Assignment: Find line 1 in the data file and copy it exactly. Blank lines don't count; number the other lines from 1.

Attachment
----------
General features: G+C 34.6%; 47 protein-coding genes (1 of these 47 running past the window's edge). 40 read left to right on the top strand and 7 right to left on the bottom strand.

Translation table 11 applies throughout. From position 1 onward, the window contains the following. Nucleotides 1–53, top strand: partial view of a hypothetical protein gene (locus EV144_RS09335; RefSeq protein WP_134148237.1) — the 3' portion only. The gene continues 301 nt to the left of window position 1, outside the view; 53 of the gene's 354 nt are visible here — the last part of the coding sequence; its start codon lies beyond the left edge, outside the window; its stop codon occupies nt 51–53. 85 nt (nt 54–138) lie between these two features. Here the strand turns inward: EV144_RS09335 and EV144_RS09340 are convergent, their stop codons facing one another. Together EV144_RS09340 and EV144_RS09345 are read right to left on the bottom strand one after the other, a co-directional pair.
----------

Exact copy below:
General features: G+C 34.6%; 47 protein-coding genes (1 of these 47 running past the window's edge). 40 read left to right on the top strand and 7 right to left on the bottom strand.